Training with a Growth Mindset

I’ve saved this fortune since my first trip to Budapest.

Yesterday, Bergamot wrote about the benefits of training like an elite for every runner. She was spot on, and not just for the reasons that she mentioned, which included making the logical choice to do what has been proven to work for others and having a pro-like attitude that we use to approach workouts and recovery seriously. In addition, identifying a runner (or group of runners) that we want to be like and altering our training to be like them is indicative of a growth mindset.

And in the world of motivation research, a growth mindset is a very good thing. Discussed at length in Dweck’s Mindset, a growth mindset is a mental state where we believe that our abilities are not fixed — that with effort we can improve our performance. This contrasts with a fixed mindset, which is a mental state where we feel like our abilities are set, rooted in biology or our nature, and no amount of effort will improve our performance. Our mindset applies to every aspect of our life, from our beliefs about our ability to be successful in, say, math, and our beliefs about our own ability to continue to improve as a runner.

In a fixed mindset, we feel like our ability as a runner is set, and we won’t be as motivated to continue to improve and work harder, because we think that no matter how hard we work, we will not be able to achieve beyond our innate ability. In contrast, with a growth mindset, we believe that if we continue to work harder, our running performance will continue to improve. Identifying a group of elite runners that we want to be like indicates that we believe we can, if we take similar steps and put in the hard work, begin to move towards (and meet and exceed!) what they have accomplished.

A growth mindset is also important because it helps us to respond positively to failure. A runner with a fixed mindset views failure as evidence that he or she cannot succeed, where a growth mindset sees failure as a learning opportunity to apply to future races.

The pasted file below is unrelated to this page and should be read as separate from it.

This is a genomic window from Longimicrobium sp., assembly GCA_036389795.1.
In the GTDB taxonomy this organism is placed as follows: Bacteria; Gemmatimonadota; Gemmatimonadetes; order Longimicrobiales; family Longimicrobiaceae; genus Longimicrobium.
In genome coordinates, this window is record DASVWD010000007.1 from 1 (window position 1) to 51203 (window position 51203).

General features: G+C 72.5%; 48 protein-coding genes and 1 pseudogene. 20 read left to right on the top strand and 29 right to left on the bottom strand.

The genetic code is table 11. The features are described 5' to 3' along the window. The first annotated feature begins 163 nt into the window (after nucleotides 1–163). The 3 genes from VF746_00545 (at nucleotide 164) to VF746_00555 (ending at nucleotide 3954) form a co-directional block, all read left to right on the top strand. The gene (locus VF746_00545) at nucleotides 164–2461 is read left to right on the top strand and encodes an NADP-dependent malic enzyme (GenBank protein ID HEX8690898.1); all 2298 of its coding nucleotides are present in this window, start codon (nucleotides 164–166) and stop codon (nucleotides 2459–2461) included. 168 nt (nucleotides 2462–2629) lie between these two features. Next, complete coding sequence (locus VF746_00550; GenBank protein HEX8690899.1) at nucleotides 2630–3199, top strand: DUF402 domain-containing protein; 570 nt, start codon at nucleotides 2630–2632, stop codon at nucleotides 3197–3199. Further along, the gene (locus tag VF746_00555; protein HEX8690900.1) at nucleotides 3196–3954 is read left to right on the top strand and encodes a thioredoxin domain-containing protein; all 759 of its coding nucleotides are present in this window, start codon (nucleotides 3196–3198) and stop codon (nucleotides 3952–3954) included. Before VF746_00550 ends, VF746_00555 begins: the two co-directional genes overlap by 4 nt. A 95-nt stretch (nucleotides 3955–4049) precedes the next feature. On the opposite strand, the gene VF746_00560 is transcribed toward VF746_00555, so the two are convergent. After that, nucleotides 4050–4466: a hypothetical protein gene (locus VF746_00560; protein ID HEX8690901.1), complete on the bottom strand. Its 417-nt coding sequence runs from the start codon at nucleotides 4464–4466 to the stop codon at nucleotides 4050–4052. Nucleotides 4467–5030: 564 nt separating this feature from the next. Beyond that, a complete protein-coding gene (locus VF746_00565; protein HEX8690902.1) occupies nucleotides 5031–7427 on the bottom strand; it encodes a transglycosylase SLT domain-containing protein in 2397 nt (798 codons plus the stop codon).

Identifying a runner or group of runners – in my case, elite ultramarathoners – that we want to be like is the first step in training with a growth mindset. Travis Macy in the Ultra Mindset (the most important book in my motivation repertoire, I own the audiobook, e-book, and have a physical copy in my bedside table), refers to this as being a “wannabe.” Very different than the high school wannabe insult, being a wannabe as an athlete means that we have thoughtfully identified who we want to be like and then — this is the important part — we have deliberately identified why we want to be like that individual.

Being a wannabe and having a growth mindset means not just that we believe that we can be like our role models, but that we have identified what it is about those individuals that we want to emulate. There is a key metacognitive aspect to the growth mindset that requires us to be intentional about how we choose to implement our growth mindset. For example, not only have I identified that I want to be like, say, Devon Yanko, I have identified why I want to be like her:

  1. She is a successful ultra-endurance athlete.
  2. She has persevered through traumatic personal events.
  3. She is a positive role model for women.

From here, I have three areas where I can investigate how Devon accomplishes everything she does: becoming the 2010 50 mile road National Champion, for example. There are many books written about how to be successful at every distance and for every type of runner, not to mention YouTube interviews and blogs. These resources become important in the implementation of a growth mindset. It is not enough to “wannabe,” we have to believe that we can be, and do the work to get there.

Implementing the “how” is the final step. Once we have identified who we want to be like and why and how they have accomplished what it is we aspire to, we have to start doing the work to get there. As Bergamot discussed yesterday, that includes how we approach our training plans and our runs, with the intention that this is just as important as our other work. That can also include how we train (perhaps we need a coach?) or where we train (time to find some hills?). And it means that when we fail, and we will, that we reflect and identify how we failed so we can adapt and adjust to do better next time.

Running better by playing pretend?  It’s not just a fantasy that motivates us to take our training seriously, it’s a fantastic way, with intentionality, to adjust our training mindset to believe in ourselves and better respond to bad runs, races, and life setbacks.

Ultrarunner, yoga teacher, academic, and feminist. I write about ultrarunning, feminism, and the intersection of running and life.

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